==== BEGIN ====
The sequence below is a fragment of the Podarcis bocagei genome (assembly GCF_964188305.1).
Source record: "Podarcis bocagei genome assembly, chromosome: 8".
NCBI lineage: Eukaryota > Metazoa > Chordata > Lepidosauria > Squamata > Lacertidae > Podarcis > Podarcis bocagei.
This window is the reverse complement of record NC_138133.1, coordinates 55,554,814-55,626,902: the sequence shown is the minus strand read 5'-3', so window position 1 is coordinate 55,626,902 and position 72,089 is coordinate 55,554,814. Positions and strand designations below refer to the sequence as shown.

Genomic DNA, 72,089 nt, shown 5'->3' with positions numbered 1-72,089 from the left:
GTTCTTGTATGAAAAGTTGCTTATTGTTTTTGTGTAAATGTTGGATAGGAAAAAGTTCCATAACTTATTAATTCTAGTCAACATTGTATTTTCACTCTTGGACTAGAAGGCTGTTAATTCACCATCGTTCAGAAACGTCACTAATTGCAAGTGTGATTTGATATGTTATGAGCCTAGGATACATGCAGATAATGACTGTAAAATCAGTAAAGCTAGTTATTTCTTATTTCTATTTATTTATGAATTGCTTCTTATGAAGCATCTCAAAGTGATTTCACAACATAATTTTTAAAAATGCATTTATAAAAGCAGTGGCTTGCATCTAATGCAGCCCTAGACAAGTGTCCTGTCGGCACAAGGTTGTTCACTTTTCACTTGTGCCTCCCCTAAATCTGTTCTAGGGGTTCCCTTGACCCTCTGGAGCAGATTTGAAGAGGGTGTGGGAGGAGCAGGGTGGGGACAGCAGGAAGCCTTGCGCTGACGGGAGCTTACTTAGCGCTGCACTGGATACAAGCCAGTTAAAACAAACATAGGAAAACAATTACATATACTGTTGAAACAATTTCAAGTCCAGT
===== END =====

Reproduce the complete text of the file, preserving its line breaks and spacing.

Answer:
The sequence below is a fragment of the Podarcis bocagei genome (assembly GCF_964188305.1).
Source record: "Podarcis bocagei genome assembly, chromosome: 8".
NCBI lineage: Eukaryota > Metazoa > Chordata > Lepidosauria > Squamata > Lacertidae > Podarcis > Podarcis bocagei.
This window is the reverse complement of record NC_138133.1, coordinates 55,554,814-55,626,902: the sequence shown is the minus strand read 5'-3', so window position 1 is coordinate 55,626,902 and position 72,089 is coordinate 55,554,814. Positions and strand designations below refer to the sequence as shown.

Genomic DNA, 72,089 nt, shown 5'->3' with positions numbered 1-72,089 from the left:
GTTCTTGTATGAAAAGTTGCTTATTGTTTTTGTGTAAATGTTGGATAGGAAAAAGTTCCATAACTTATTAATTCTAGTCAACATTGTATTTTCACTCTTGGACTAGAAGGCTGTTAATTCACCATCGTTCAGAAACGTCACTAATTGCAAGTGTGATTTGATATGTTATGAGCCTAGGATACATGCAGATAATGACTGTAAAATCAGTAAAGCTAGTTATTTCTTATTTCTATTTATTTATGAATTGCTTCTTATGAAGCATCTCAAAGTGATTTCACAACATAATTTTTAAAAATGCATTTATAAAAGCAGTGGCTTGCATCTAATGCAGCCCTAGACAAGTGTCCTGTCGGCACAAGGTTGTTCACTTTTCACTTGTGCCTCCCCTAAATCTGTTCTAGGGGTTCCCTTGACCCTCTGGAGCAGATTTGAAGAGGGTGTGGGAGGAGCAGGGTGGGGACAGCAGGAAGCCTTGCGCTGACGGGAGCTTACTTAGCGCTGCACTGGATACAAGCCAGTTAAAACAAACATAGGAAAACAATTACATATACTGTTGAAACAATTTCAAGTCCAGT